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Niseko — A Japanese Idyll

A ski holiday in Japan is exotic, exclusive and intriguing. If one was to take the best elements of skiing from around the world, add an oriental flavour and a measure of perfection, then blend it all together with nature’s best, the result is Niseko.

Published June 22, 2017 | Featured in

Location: Niseko, Hokkaido, Country: Japan

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Words by Sally Blyth

A skier in blue and a white helmet throwing up a spray of snow on a turn in Niseko, Japan
Throwing up a spray of the legendary powder snow at Niseko. Photo by

I’ve enjoyed skiing in resorts throughout the world and, in February 2017, the time came to discover Niseko, on Japan’s northern Hokkaido Island. What better excuse to go than for our honeymoon.

We married on a sunny summer Saturday, after 25 years together, and on February 14 departed for, and arrived in, wintry Japan. Honeymoon bubbles delivered after take-off set the right mood and we transferred seamlessly from Tokyo to Sapporo Chitose, the main Hokkaido hub. We sipped Sapporo beer as we waited for the coach to take us the two and a half hours to Niseko, where the holiday would really begin.

The Niseko United ski area actually comprises four resorts on the Niseko Annupuri mountain: Hanazono; Niseko Village; Annupuri; and Grand Hirafu, the largest of the resorts, and where we were based. Ki Niseko Hotel sits in a truly boastable ski-in ski-out location, next to the busy Mountain Centre and Hirafu Gondola station. Guests can walk two minutes to the uphill ride — beats a bus ride or a trek through town in ski boots any day.

View towards gondolas and chair lifts going up a very snowy mountain
The extensive and efficient Grand Hirafu gondolas whisk you up the mountainside in no time. Photo courtesy of Hokkaido Tourism Management

Morning dawned and we got to fully appreciate our superb apartment as well as the wonderful scene outside the panoramic window — acres of the glorious white stuff we had been dreaming of and the gondola that would take us to the best of it. Inside, we could enjoy well-appointed, stylish and spacious design, with every amenity at our fingertips, including cooking and washing facilities. A bottle of honeymoon bubbles gifted from the hotel was a lovely touch.

Our first task was to head into town to hire skis. The hotel runs a regular shuttle into the township but we opted to make the short, snowy walk by foot. The heated main street makes driving much safer, but there were enough slippery patches on the pavement that required a careful step and we envied the clever rubber spikes which many people attached to their shoes.

We were kitted out by the friendly, mostly expat crew at Rhythm Sports. As Ki Niseko guests, we had the option of changing our skis or swapping to a new model at our hotel at the Rhythm Sports service desk within the hotel. We were huge fans of the hotel’s ski valet service, where each morning we arrived downstairs in our ski socks, full of anticipation, and our boots, poles and skis were brought promptly to us. When we skied in at the end of the day, euphoric and weary, the staff took care of our gear while we headed off to put our feet up.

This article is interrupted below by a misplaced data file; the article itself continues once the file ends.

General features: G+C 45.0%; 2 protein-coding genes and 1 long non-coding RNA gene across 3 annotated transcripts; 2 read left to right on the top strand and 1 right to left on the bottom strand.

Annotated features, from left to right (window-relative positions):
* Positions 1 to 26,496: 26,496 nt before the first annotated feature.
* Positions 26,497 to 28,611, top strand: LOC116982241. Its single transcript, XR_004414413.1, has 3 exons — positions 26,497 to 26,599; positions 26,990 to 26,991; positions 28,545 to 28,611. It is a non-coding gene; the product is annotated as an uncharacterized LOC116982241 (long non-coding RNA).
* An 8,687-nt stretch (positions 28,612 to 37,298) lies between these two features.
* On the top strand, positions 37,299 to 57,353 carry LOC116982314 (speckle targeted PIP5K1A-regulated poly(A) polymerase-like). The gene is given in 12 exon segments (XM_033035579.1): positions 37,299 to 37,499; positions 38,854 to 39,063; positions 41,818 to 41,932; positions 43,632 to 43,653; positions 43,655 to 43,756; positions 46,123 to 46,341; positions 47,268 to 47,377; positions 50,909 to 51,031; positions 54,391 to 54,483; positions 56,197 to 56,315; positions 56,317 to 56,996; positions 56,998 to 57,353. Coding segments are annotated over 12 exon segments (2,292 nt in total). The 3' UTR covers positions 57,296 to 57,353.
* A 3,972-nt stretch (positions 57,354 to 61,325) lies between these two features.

Night view of a building with lighted up ski slopes behind it in Niseko, Japan
Fit more into the day with night skiing on the well-lit slopes of Niseko from mid-December to late March. Photo courtesy of Hokkaido Tourism Management

Armed with our trail map, and eager to get our ski legs working, we explored three resorts on our first day — Annupuri, Niseko and Grand Hirafu. There are various routes down catering for all levels, meaning we could each enjoy our own style of run, regroup at the base and go up and start all over again. When we experienced a couple of ‘wrong route’ scenarios and inadvertently got split up, staff at one of the base offices located my husband by tracking his ski pass. Great technology and invaluable when skiing without a mobile phone.

We skied hard and fast all day, familiarising ourselves with the mountain and, even when dusk arrived, we weren’t ready for our first day to end. Thankfully, Niseko is known for its extensive night skiing and at around 4:30pm the lights come on, so we happily carried on skiing into the evening as the last runs close at 8:30pm. Skiing under night lights is an enchanting experience; the visibility is excellent and another layer of mystique comes into play.

One of our favourite discoveries of the trip was the rustic and charming Bo-yo-so, a log cabin retreat that serves fantastic, authentic food. Secreted in the trees between a couple of black runs in Hirafu area, it is not on everyone’s radar, which makes it all the more wonderful. With its own resident cat and warmed sake on offer, it’s an ambient place that’s a world away from the large cafés dotted across the mountain — and half the price.

Snowboarders on a snowy slope, a ski resortat the bottom and a conical, snow-capped mountain in the distance, Japan